Associate Professor of Biophysical Chemistry
Protein misfolding and amyloid formation in neurodegenerative diseases
Intrinsically disordered proteins in norm and pathology
My lab is interested in deciphering the underlying molecular mechanisms that underpin protein aggregation and amyloid formation. My lab is also interested in delineating the mechanisms involved inflammation-induced amyloid formation, which is thought to occur in conditions such as traumatic brain injury. Several intrinsically disordered proteins play a role in amyloid pathogenesis and we are interested in the structure and mechanisms that dictate their functions in biology. In addition, development of structure-based design of 'conformation-specific' molecules that are directed towards recognizing pathogenic 'cross-beta sheet' polypeptide structures is also of interest in my laboratory. We strongly believe that inter-disciplinary approaches are imperative to translate molecular theories into meaningful therapies.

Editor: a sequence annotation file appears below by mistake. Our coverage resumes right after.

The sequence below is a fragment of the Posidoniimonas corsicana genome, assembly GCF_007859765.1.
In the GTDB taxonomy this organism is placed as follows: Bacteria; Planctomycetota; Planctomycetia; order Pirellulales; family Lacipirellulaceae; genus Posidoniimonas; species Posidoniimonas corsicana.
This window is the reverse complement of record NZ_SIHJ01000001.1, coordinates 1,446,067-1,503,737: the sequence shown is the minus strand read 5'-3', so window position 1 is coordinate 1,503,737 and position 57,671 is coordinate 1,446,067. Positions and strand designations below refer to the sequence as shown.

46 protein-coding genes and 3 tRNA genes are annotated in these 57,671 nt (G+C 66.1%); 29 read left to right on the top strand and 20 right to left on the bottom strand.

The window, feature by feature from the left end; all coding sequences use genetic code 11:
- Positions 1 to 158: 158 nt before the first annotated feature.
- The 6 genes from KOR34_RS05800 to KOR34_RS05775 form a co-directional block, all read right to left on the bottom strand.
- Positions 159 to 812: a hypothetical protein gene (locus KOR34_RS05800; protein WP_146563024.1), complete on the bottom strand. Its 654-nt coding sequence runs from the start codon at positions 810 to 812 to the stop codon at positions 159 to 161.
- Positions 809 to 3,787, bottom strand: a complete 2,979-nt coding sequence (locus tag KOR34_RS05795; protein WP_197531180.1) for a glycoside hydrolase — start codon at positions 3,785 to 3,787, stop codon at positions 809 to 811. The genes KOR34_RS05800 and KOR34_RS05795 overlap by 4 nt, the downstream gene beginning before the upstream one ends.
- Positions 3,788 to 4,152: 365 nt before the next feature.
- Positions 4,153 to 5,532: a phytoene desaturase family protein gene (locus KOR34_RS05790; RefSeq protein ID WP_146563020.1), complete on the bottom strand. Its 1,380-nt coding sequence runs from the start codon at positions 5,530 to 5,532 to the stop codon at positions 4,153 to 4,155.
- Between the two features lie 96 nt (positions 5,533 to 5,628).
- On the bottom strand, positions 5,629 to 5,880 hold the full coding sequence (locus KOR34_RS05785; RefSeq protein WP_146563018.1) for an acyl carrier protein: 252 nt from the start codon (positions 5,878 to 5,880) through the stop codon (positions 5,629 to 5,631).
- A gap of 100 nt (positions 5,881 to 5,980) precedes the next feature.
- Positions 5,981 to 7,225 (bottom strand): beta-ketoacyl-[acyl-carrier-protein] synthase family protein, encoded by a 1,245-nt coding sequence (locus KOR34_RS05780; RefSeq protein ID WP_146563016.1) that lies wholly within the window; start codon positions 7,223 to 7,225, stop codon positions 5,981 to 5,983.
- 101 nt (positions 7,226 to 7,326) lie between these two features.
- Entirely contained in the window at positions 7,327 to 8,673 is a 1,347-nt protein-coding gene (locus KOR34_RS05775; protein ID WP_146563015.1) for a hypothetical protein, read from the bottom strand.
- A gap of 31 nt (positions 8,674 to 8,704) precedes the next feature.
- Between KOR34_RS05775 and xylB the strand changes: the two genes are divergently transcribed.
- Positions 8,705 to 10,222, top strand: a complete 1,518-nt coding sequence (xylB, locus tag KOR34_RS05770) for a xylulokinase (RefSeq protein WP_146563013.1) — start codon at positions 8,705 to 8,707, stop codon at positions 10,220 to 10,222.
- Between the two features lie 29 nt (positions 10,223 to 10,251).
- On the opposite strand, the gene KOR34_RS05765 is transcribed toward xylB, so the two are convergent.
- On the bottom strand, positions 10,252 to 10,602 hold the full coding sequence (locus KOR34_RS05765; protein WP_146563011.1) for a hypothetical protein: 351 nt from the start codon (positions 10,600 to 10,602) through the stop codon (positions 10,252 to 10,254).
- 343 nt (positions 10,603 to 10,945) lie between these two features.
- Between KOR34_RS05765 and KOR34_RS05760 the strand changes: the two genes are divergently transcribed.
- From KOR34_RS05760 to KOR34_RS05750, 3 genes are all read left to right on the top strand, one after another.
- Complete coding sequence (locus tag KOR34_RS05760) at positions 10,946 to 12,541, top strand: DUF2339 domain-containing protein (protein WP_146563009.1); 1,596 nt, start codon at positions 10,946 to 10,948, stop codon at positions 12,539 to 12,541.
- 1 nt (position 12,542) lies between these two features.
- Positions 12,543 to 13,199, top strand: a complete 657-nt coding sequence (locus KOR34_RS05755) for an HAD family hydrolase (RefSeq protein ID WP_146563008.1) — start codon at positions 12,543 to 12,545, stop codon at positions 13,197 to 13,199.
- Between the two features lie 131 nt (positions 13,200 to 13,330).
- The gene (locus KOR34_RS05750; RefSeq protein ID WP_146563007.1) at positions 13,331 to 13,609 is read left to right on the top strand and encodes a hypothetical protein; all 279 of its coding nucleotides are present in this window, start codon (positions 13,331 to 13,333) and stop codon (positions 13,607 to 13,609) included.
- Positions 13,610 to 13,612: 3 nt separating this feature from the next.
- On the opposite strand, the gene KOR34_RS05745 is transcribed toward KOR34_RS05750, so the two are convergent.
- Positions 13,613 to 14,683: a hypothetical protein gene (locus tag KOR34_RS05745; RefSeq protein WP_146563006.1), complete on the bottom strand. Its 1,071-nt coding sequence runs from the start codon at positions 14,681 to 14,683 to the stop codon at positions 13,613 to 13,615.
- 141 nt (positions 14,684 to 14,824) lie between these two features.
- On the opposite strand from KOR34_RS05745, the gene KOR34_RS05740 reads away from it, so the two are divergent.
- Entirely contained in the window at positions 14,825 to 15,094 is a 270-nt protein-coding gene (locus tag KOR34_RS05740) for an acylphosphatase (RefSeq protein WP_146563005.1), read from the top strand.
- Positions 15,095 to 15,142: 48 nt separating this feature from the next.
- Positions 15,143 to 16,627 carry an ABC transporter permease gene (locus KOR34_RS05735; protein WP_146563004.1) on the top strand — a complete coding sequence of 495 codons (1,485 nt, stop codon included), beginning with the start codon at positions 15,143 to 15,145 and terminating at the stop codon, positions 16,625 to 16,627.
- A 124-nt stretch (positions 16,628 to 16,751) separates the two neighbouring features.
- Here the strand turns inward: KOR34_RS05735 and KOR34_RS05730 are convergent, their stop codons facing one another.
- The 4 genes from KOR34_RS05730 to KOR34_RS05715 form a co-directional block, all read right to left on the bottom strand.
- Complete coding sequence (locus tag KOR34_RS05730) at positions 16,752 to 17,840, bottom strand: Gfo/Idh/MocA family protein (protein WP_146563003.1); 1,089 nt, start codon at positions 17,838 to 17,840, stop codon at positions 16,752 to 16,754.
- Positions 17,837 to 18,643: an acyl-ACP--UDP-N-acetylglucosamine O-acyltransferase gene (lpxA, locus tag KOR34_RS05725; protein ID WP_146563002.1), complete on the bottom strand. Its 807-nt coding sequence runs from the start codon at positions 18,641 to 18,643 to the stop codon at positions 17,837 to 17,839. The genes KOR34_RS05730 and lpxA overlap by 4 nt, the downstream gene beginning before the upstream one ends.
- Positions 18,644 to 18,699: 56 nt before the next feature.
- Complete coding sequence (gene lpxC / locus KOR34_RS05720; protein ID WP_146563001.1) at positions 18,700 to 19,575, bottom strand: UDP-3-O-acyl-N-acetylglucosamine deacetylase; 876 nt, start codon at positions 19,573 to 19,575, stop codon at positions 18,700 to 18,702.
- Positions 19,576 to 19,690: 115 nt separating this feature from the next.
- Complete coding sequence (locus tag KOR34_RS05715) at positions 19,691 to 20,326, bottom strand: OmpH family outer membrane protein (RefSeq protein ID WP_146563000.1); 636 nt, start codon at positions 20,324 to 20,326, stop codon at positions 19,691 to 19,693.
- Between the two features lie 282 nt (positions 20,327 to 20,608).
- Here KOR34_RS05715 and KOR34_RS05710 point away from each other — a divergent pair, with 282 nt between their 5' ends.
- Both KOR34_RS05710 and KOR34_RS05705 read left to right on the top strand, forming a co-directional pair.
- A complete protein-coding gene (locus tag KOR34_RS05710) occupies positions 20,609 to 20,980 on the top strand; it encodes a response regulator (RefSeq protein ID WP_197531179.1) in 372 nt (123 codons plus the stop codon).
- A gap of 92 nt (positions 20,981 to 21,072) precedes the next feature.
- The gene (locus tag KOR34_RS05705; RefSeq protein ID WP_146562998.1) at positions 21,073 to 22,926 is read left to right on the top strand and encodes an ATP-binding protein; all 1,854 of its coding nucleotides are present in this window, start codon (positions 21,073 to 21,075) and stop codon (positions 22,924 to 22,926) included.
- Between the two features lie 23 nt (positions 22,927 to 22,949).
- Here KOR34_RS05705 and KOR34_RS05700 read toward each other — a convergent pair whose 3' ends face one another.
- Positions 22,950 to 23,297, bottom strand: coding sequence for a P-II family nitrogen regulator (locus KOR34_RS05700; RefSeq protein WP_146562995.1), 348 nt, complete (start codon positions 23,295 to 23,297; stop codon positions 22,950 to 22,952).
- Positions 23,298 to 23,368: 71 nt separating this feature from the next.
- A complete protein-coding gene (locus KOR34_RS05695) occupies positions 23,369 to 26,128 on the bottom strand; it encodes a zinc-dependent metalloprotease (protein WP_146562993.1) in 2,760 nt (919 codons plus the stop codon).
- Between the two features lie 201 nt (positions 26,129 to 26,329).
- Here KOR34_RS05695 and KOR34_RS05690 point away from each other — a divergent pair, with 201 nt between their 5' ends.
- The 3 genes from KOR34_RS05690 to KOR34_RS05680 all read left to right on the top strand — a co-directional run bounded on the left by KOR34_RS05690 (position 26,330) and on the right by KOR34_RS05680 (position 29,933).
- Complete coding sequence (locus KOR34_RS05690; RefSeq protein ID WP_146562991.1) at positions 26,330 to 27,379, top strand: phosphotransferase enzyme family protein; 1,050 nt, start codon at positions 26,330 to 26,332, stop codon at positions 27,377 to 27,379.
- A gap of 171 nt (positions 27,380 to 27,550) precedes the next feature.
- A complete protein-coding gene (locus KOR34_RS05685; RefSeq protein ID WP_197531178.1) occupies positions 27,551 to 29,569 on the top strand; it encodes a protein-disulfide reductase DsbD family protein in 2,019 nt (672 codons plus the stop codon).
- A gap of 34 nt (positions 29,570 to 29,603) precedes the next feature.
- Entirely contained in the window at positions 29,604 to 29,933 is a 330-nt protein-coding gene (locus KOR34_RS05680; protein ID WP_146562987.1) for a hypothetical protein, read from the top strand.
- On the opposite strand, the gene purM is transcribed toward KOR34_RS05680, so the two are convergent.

We collaborate with several research groups, whose valuable contributions keep our quest alive...
Preetam Ghosh: Virginia Commonwealth University, VA
Ashwin Vaidya: Montclair State University, NJ.
Melissa Moss: University of South Carolina, SC
Yona Levites: University of Florida, FL
Sarah Morgan: University of Southern Mississippi.
Ayyalusamy Ramamoorthy: University of Michigan
Ulrich Hansmann: University of Oklahoma
Graduate Students: You will be trained in Protein Biophysical Chemistry, Spectroscopy and Molecular Biology and Rational Design and Molecular Recognition tools. Contact me for further details.
118 College Drive, # 5043